Greenland does not make policy decisions on the assumption that specific minerals will be as

valuable, or more valuable than they are today. Just as previous fisheries collapses have had long

lasting social and economic costs in Greenland, it is necessary that these scenarios don’t occur

again with natural resource extraction, if Greenland wants to maintain economic stability and

financial independence. For these reasons, Greenland should consider implementing policy that

proactively considers environmental risks, better regulates climate concerns, and balances long-

term economic goals and the central need to create a further diversified economy.

As much of Greenland’s economy relies on seafood exports, it is necessary that the

country’s interests in expanded oil drilling do not hurt its marine resources. While the MRA

requires consideration of marine ecosystem impacts, it overlooks the long-term risks of potential

oil spills. These concerns could be addressed by the creation of large public funds, perhaps

partially funded by oil or resource extraction revenue, that are specifically designated to go

towards potential spills, or future issues of environmental degradation associated with natural

resource extraction. This is a strategy that has been implemented by other Arctic states, and is
Cooper 11

something Greenland could look towards as an approach to gain the greatest long-term benefit

from natural resource extraction (Huntington, 2007).

Climate concerns appear to be relatively unregulated regarding mining and drilling sites,

aside from the limited consideration given by EIAs. While oil drilling would indirectly create a

large amount of GHG emissions through crude oil’s final usage as fuel, and is generally

unavoidable, Greenland can work to use any potential drilling sites as long-term investment tools

that help push the country towards more environmentally sustainable industries. Similarly to the

public funds mentioned earlier to help address potential environmental degradation, another fund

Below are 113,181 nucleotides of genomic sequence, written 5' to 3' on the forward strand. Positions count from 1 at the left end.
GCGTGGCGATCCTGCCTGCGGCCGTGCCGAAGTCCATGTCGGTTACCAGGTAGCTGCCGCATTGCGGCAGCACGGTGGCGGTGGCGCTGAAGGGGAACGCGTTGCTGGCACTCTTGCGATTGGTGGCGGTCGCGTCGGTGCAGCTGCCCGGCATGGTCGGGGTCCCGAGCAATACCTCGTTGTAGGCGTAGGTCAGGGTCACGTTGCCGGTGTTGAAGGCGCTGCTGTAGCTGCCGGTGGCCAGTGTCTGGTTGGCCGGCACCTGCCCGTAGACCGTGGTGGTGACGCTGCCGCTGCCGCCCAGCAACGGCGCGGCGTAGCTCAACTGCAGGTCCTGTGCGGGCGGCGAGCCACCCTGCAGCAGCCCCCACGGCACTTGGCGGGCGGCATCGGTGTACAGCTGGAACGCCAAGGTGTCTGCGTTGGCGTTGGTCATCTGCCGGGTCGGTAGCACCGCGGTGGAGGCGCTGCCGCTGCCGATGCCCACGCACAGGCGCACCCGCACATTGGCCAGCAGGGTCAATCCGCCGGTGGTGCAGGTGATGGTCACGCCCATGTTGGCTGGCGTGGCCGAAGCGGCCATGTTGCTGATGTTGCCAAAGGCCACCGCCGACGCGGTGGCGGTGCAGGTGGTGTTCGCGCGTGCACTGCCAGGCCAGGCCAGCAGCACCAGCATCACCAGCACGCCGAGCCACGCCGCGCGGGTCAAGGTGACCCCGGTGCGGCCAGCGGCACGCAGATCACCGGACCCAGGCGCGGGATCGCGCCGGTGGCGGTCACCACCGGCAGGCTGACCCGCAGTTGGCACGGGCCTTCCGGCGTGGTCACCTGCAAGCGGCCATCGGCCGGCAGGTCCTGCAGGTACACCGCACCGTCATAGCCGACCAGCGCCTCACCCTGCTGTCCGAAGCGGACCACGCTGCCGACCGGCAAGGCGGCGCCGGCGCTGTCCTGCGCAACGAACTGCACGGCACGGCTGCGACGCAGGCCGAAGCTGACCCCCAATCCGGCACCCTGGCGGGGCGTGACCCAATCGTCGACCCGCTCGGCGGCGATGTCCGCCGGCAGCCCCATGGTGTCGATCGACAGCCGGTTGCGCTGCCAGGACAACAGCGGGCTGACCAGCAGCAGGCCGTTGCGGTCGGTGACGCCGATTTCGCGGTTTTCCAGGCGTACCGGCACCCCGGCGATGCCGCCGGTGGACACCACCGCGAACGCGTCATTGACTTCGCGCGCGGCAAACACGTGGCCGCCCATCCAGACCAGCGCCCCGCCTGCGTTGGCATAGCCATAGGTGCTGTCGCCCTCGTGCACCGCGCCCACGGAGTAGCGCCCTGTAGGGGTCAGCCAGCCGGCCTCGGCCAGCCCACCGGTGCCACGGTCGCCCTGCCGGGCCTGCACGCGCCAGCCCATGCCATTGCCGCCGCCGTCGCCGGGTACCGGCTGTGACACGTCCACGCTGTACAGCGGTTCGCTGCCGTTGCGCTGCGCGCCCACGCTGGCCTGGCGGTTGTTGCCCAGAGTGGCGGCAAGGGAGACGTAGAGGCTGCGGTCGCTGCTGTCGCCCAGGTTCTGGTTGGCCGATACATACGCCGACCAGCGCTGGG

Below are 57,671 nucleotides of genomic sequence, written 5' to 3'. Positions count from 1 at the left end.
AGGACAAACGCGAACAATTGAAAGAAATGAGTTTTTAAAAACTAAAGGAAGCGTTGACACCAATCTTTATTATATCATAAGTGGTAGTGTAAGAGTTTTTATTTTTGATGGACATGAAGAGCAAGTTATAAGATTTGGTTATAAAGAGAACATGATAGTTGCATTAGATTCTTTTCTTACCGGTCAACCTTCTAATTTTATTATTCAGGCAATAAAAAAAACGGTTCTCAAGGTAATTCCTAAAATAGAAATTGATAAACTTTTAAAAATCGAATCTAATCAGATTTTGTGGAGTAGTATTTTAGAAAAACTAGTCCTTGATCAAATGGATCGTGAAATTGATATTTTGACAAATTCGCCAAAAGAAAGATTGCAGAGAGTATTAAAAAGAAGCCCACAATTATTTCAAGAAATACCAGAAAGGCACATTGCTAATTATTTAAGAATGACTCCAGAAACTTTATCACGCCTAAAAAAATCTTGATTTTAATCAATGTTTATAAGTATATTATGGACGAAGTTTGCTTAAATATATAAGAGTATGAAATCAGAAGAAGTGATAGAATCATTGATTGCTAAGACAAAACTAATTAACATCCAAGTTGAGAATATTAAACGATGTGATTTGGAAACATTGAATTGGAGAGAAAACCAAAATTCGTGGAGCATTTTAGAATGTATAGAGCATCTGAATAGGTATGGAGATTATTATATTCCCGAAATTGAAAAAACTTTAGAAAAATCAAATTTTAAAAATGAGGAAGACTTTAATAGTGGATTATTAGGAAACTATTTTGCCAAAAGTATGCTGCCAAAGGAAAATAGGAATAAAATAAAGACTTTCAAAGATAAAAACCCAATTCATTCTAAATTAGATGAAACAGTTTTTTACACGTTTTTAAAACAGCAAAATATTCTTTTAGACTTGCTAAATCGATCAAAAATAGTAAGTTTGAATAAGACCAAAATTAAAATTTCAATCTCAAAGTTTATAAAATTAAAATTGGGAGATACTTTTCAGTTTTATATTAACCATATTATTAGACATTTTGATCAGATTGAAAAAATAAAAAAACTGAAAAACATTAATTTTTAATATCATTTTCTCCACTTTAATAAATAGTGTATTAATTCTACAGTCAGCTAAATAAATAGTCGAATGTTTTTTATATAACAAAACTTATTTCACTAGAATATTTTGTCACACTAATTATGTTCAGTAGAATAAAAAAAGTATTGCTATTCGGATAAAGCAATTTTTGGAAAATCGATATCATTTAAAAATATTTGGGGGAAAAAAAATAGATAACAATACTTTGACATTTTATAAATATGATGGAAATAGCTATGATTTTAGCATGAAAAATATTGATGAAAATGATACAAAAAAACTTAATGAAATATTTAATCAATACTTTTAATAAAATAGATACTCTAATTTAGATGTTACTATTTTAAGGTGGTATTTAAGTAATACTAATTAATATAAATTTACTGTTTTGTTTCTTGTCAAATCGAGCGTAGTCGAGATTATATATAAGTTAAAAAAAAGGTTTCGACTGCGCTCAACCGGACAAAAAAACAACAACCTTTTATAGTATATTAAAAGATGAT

could be created from natural resource extraction revenue that designates finances specifically

for either climate adaptation needs in some of the country’s most impacted towns, or for

investments in green infrastructure and increases in Greenland’s expanding hydropower network

(Doyle, 2016). Such investments would not only have the potential to further develop green

infrastructure, but they could also help Greenland to diversify its economy, and avoid being

essentially entirely dependent on drilling and mining.

Greenland could also consider a carbon tax, however, this could make Greenland’s

natural resource exports uncompetitive in a global market, especially considering the country’s

many current barriers to market entry, due to it’s lack of human and financial capital, and harsh,

troublesome climate (Boersma and Foley, 2016). Moreover, it would be more valuable if the

guidelines for both climate and general environmental concerns as expressed in the MRA were

further regulated, and gained stronger commitment from the Greenlandic Bureau of Minerals and

Petroleum. The MRA would greatly benefit from a stricter set of enforcement guidelines, or

concrete definitions for many of the terms mentioned in the document that often go under

regulated (i.e., “recreation values”, “right to utilization of natural resources”, “impair human
Cooper 12

conditions of life”). A more robust system of regulatory enforcement from The Bureau of

Minerals and Petroleum could help prevent a nearsighted interpretation of the climate standards

described in the EIA process. While further implementation of strict environmental guidelines

may pose difficulty to potential investors, the long-term benefits would have the potential to

outweigh any initial social costs (Huntington, 2007).

Conclusions

As warming in the Arctic is now considered unavoidable (Schoolmesester et al. 2019), it

is necessary that Greenland not only consider economic opportunities associated with warming,

but also adaptation and mitigation strategies. Greenland’s future remains uncertain, regarding

political relationships with Denmark, social costs of climate change, and potential economic

growth, so it is necessary that any mining and natural resource extraction strategy is conservative